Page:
Stress on renewable groundwater resources is compounded by a changing climate
Stresses on groundwater systems are related to the annual variability of recharge, cycles of user demands, and cumulative effects of domestic and industrial expansion. The water manager needs to balance demands against resource availability and services provided to the environment. To manage a groundwater system for long term sustainability you need to be able to quantify how climate variability and change will impact on recharge and demand. Water managers need to take into account plausible changes due to climate variation and change when they set or revise groundwater extraction limits.
Quantification of future changes and tools to manage them
Groundwater recharge changes due to projected climate change have been modelled across the Australian continent and in greater detail at the regional scale for the Murray- Darling Basin, tropical northern Australia, south-west Western Australia, Tasmania, Pilbara, Great Artesian Basin, and the Flinders and Gilbert River catchments in north-west Queensland. The research has identified which areas are most sensitive to a changing climate in terms of their annual recharge variability, and which aquifers will see the largest reduction in renewable groundwater resources.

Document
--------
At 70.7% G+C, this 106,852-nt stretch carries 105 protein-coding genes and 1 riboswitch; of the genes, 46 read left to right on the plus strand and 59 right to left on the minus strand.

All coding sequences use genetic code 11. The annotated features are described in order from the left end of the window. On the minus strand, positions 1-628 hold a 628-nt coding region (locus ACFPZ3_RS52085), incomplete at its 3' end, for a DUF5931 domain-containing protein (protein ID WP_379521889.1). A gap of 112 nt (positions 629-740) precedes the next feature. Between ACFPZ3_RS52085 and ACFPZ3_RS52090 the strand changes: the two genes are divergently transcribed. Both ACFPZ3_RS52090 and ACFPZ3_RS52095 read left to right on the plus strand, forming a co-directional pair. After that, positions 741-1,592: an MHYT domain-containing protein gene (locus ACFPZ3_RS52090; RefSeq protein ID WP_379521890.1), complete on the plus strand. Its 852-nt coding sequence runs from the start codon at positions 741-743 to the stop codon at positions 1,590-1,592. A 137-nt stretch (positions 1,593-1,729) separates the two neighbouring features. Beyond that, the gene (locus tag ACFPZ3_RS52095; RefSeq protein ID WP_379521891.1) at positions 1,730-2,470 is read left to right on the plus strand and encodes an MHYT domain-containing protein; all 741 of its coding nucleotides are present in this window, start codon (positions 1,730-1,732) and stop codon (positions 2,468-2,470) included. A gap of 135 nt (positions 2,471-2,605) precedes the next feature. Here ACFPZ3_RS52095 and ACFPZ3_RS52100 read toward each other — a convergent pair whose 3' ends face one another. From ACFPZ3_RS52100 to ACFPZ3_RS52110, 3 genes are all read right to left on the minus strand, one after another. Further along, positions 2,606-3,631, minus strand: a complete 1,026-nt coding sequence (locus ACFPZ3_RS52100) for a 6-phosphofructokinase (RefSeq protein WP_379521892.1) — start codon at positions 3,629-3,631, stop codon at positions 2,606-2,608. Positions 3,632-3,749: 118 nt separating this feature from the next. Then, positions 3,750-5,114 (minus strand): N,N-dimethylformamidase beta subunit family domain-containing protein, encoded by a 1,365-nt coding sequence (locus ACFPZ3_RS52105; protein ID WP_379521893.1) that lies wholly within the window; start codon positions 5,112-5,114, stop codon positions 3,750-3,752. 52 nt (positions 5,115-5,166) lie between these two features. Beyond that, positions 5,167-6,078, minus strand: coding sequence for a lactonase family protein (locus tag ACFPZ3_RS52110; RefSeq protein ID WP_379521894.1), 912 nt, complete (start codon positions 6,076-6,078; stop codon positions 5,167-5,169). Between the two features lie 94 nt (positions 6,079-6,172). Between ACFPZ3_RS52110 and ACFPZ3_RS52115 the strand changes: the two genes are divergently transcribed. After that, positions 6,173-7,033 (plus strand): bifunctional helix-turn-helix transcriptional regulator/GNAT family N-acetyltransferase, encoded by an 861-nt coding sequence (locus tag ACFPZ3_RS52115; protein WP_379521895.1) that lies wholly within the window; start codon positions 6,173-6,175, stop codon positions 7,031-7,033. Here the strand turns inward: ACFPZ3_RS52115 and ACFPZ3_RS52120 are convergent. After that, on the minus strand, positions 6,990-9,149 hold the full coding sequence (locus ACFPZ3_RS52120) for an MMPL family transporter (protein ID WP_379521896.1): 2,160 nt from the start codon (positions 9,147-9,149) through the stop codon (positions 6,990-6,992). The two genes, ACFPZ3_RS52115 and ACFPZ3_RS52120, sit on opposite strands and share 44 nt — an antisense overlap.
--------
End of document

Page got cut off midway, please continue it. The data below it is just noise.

We are developing risk-based adaptive groundwater management tools that account for both changes in year-to-year variability in renewable groundwater resources, and the longer-term impacts from decadal trends in climate change.
Informed adaptation to climate change
We have partnered with State agencies (e.g. departments of water, the environment, planning) as well as groundwater users (e.g. mining industry) and are engaging overseas (e.g. Chile). Our regional assessments currently inform water planning and sharing across Australia.
Water managers make better informed decisions. They incorporate our quantitative assessments of groundwater changes due to climate change in their plans so as to adapt to our changing climate. They are developing robust adaptive management approaches and, together with on-going collaboration, this is ensuring they are using the best available estimates of how climate change will impact the availability of groundwater resources.